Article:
Amateur Space Weekly - October 11

An amateur satellite turns 42, Australian teens doing science in space, mapping Hurricane Matthew's destruction in Haiti. Every week I recap headlines like these from around the world. Read all about the growing number of people who take space exploration in their own hands.

  • Featured News: Teachers doing astrophysics research with Nasa, crowdsourcing light pollution observations, working with Nasa images from Jupiter, and more.
  • Space Makers: Amateur satellite turns 42, Canada's undergrad satellite makers, contests to build space hardware.
  • Amateurs in Space: Australian teens' research ready for launch, Singapore school prepares zero-g biology experiment.
  • Exploring Earth: Learn how to study oceans from space, map hurricane data in Haiti, weather spotting, and crowdsourcing earthquake data.
  • Exploring the Solar System: India's Mars data now public, fireballs over Canada and the US, an amateur makes 10,000 asteroid observations.
  • Exploring Deep Space: New research papers rely on amateur astronomers, adapting Nasa crowdsourcing to study Alzheimers' effects on the brain.
  • Outreach, Tourism, and Other News: Citizen scientists analyze data from the Large Hadron Collider, recruiting a new generation of South African astronomers, and more.

Featured News

Space Makers

The "icehouse" was one of the Phase 1 designs created for Nasa's 3D Printed Habitat Challenge. Phase 2 opened last week and will ask makers to figure out how to print structural elements for a Martian habitat. Credit: Nasa

An amateur-built satellite is one month away from completing its forty second year in space, Amateur Radio Relay News reports. A team of amateurs from Australia, Canada, Germany, and the United States built the Oscar-7 amateur radio satellite in 1974. A short circuit knocked out the battery in 1981 but its solar panels keep the satellite working forty two years after its launch. 

Concordia University's student satellite-builders hope to reach orbit, The Link reports. A regular competitor in the Canadian Satellite Design Competition, the students on team Space Concordia want to take their work to the next level. They hope their next satellite will get a ride into orbit to test self-healing spacecraft materials.

The United Kingdom Students for the Exploration and Development of Space launched a contest for British university students. The SSPI Satellite Design Competition challenges students to design a communication system for CubeSats orbiting the Moon.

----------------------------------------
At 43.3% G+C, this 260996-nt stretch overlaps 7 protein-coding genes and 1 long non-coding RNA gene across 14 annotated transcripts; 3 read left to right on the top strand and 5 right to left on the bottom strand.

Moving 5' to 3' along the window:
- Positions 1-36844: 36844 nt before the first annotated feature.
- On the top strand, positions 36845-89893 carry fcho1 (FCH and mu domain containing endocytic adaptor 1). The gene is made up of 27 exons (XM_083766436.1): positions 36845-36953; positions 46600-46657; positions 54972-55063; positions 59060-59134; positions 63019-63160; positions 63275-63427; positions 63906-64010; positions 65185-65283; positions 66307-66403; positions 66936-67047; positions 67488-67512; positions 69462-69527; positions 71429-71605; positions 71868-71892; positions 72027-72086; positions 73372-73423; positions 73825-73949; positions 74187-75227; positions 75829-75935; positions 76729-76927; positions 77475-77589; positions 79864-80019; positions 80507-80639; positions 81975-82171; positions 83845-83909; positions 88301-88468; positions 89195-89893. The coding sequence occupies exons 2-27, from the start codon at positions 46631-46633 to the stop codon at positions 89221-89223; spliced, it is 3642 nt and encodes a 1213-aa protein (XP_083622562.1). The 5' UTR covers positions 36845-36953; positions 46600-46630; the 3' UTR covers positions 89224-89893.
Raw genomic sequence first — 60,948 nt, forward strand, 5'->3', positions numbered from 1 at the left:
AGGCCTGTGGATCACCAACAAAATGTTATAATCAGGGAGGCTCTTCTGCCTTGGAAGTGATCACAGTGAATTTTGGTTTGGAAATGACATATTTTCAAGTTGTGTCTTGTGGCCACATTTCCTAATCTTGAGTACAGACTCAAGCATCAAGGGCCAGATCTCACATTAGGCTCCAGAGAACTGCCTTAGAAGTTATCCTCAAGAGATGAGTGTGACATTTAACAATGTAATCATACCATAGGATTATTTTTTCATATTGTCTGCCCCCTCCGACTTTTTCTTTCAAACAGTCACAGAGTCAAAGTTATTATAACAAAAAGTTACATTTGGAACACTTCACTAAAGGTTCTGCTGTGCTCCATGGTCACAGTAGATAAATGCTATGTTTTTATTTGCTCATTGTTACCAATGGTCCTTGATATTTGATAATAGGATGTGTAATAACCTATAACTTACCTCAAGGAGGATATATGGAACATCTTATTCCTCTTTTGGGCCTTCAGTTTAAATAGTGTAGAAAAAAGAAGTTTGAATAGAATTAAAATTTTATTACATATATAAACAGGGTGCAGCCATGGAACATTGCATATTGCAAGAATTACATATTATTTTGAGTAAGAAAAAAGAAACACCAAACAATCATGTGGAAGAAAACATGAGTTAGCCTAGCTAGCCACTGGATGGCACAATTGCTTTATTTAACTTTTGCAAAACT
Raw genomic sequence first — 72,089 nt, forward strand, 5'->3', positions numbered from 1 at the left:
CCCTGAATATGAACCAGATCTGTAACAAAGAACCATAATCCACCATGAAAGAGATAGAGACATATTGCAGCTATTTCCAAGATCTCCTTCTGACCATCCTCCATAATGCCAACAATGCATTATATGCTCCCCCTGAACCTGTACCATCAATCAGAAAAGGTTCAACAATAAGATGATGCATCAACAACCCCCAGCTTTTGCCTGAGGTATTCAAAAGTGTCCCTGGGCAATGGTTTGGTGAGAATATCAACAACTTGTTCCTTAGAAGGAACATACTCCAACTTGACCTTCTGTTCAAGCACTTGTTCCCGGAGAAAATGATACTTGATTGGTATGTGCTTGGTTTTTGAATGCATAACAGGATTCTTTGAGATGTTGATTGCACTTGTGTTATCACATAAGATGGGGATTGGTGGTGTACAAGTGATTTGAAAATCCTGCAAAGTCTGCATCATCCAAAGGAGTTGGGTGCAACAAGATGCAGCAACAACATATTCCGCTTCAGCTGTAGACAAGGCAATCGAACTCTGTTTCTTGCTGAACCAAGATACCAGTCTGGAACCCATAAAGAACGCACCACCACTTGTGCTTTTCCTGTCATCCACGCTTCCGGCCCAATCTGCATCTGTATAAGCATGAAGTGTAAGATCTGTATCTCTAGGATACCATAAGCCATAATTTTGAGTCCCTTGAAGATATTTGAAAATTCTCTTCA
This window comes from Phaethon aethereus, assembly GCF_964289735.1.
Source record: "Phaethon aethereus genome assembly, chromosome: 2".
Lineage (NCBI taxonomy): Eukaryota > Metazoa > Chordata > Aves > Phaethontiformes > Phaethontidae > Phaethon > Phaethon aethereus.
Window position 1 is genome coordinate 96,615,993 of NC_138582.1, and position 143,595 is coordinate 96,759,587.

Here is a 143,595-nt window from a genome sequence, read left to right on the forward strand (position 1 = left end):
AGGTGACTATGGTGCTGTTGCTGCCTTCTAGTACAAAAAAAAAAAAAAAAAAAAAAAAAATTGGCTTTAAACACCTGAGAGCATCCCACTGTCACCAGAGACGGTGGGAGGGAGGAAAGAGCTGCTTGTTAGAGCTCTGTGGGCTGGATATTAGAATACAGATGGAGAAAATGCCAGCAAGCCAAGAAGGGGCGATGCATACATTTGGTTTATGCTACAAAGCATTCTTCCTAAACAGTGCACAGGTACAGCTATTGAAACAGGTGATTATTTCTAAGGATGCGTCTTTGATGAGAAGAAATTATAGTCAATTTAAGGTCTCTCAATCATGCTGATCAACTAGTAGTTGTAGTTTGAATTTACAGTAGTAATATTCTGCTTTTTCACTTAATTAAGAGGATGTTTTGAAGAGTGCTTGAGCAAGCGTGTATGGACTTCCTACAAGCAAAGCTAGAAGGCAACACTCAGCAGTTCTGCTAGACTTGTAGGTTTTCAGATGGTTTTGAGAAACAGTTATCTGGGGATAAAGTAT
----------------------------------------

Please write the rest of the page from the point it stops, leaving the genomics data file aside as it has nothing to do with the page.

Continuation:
America’s amateur rocket-makers had their best performance at the World Space Modelling Championships, the Digital Journal reports. The biannual competition drew model rocket makers from around the world to Ukraine for five days of competitive rocket launching. The US team won a dozen medals and placed third overall.

A Nasa manager explains how the public can develop tech for the space agency in this video from Spacedotcom. At the turn of the century Nasa’s leadership wanted to bring fresh ideas into its technology development process. The space agency and its contractors employed some of the best engineers in the country to create never-before-seen technologies. But there was always a risk of groupthink as these people used the same approach to solve technological challenges. Nasa created the Centennial Challenges program in 2005 to bring in ideas from outside the traditional space community. Each challenge is a competition that awards cash prizes to teams that develop particular technologies. The teams come from universities, small businesses, and the maker community rather than from the space industry.

The 3D Printed Habitat Challenge offers a $2.5 million to teams that develop ways to build bases on other worlds. The first phase of the competition sought proposals for overall habitat design. The second phase, announced last week, asks teams to design a Mars habitat’s structural elements in a way that can be 3D printed from Martian materials.

Nasa kicked off a contest to develop astronaut heads-up displays. The space agency’s Neutral Buoyancy Laboratory is a giant swimming pool where astronauts train for work outside the International Space Station. One of the most important thing astronauts learn in the NBL is how to balance forces. Even the slightest nudge can send an astronaut floating away from the space station. Nasa has wired the EVA suits with “underwater force/torque transducers” and displays the data to help astronauts understand how best to place their feet and hands. The contest asks designers at the Freelancer market place to improve the way the transducer data are displayed.

Mexican engineering students were honored for their work on a Nasa rover design contest, the Universidad Nacional Autónoma de México announced (in Spanish). They had competed in Nasa’s Sample Return Robot Challenge, a contest to develop automated rovers for a future robotic mission to Mars. In recognition of their work, the students received the Hans von Mulau prize at the International Astronautics Conference.

Proyecto Daedalus is a Spanish team that flies high altitude balloon projects for scientists and local schools. A paper published in the Proceedings of the SPIE (paywall doi: 10.1117/12.223300, open arXiv: 1609.07952) summarizes their scientific work. Campaigns have included observing meteor showers and measuring light pollution over Madrid.